Max Walsh discovers the classical theory of the cycle

Maximillian Walsh has just re-discovered the classical theory of the cycle. This is from today’s AFR: The crises are different, but the cause is the same. Here is the sub-head:

In a global era, the next crisis is always just around the corner. The continuous expansion of debt is the cause at the bottom of all of them.

I suspect that we have been living in a “global era” for the last 250 years at least, so technically I suppose, he’s right. But I think he is trying to say there is something new in the world. He could, if he cared to look, find the same kinds of instability across the whole of the nineteenth century. If he would like to go back farther, I could send him to The Wealth of Nations, or he could investigate the Mississippi or South Sea bubbles, both eighteenth century.

The point is, of course, that with the advent of Keynesian economics, the classical theory of the cycle has disappeared. To my knowledge a full discussion is available from only a single source at the present time, although the Austrians are pretty close.

So yes, there is always another crisis around the corner, all the more so since those who manage our economies are the single most certain cause of it. The real question, then Max is this: what should we do, right now, to prevent this crisis from coming full term, or at least what can we do to make it less of a problem? For this, too, you need to go back to the classical theory of the cycle. They had no guaranteed answers either, but at least they knew what you should not do. And if you would like to see in action the kinds of things they would not have done, check out the Federal Reserve in the US, along with most of the other central banks in charge, and see what they are doing.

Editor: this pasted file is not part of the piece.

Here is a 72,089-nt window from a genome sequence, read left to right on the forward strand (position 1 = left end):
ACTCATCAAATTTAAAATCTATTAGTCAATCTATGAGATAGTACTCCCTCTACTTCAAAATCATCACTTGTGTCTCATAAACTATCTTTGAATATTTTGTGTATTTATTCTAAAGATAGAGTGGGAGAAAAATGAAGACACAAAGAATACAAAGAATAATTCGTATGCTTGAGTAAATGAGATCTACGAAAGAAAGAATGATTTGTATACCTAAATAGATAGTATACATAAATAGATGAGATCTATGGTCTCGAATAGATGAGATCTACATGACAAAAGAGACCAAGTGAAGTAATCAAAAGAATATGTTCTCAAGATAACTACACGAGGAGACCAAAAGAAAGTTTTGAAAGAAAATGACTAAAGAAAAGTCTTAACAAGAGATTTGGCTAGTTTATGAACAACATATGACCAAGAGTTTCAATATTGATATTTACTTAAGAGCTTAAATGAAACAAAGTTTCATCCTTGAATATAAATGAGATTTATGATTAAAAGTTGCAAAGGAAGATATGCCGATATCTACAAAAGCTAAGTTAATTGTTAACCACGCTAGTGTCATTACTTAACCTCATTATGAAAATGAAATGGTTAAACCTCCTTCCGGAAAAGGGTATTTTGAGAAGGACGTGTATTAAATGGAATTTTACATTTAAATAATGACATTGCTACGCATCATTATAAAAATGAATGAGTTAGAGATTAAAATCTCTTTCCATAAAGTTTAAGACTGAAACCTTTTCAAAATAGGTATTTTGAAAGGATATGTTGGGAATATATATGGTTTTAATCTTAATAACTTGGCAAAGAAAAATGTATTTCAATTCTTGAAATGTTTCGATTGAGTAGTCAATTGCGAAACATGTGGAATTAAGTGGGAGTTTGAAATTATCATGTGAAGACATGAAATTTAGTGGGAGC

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5 Responses to Max Walsh discovers the classical theory of the cycle

  1. Bruce of Newcastle says:

    The continuous expansion of debt is the cause at the bottom of all of them.

    Very good Mr Walsh. The stock traders on margin were the ones passing your window at terminal velocity on 25 October 1929.

    Now Mr Walsh, can I ask you about very low interest rates? And government debt. Large government debts? Have you noticed Greece lately, Mr Walsh, and that our local deficit means we have to borrow $40 billion this year. And again next year. And then the year after that, and after that and…well I see you understand.

    Perhaps cutting spending is warranted…? I will be eagerly awaiting your next piece on the subject.

  2. Alfonso says:

    “The continuous expansion of debt is the cause at the bottom of all of them.”
    Don’t fret Max, there’s always a buck in the expansion of debt.
    I used to care, now I’m here to rape it commercially and all’s going very well, thanks.
    Please expand like the klappers.

  3. Mk50 of Brisbane, Henchman to the VRWC says:

    The global era?

    Started in 1820 when merchant ships developed sufficiently to move bulk agri-goods acrioss the Atlantic and make a profit.

    In 1820, ~92% of the human race lived in abject poverty.

    Since then, capitalism and trade has reduced that to less than 10%.

    See Surjit S Bhalla’s brilliant Imagine There’s No Country: Poverty, Inequality, and Growth in the Era of Globalization (2002)

  4. egg_ says:

    the classical theory of the cycle

    Perhaps the Econotards who jumped on board the AGW bandwagon could acknowledge that long term weather is cyclical, too?

  5. Frodo says:

    Two things we might do in Australia to minimise the risks presented by global instability:
    1. Undo the subsidies and compulsions that have made our finance sector ridiculously large and inefficient; and 2. Undo the distortions in our domestic energy markets that allow companies to reserve large amount of gas and other fuels for their future exports and thus drive domestic gas prices to Japanese levels.
    Both would make Australian industry more competitive. Both would reduce risks related to our net foreign debt. Both would reduce imposed outcomes on the economy.

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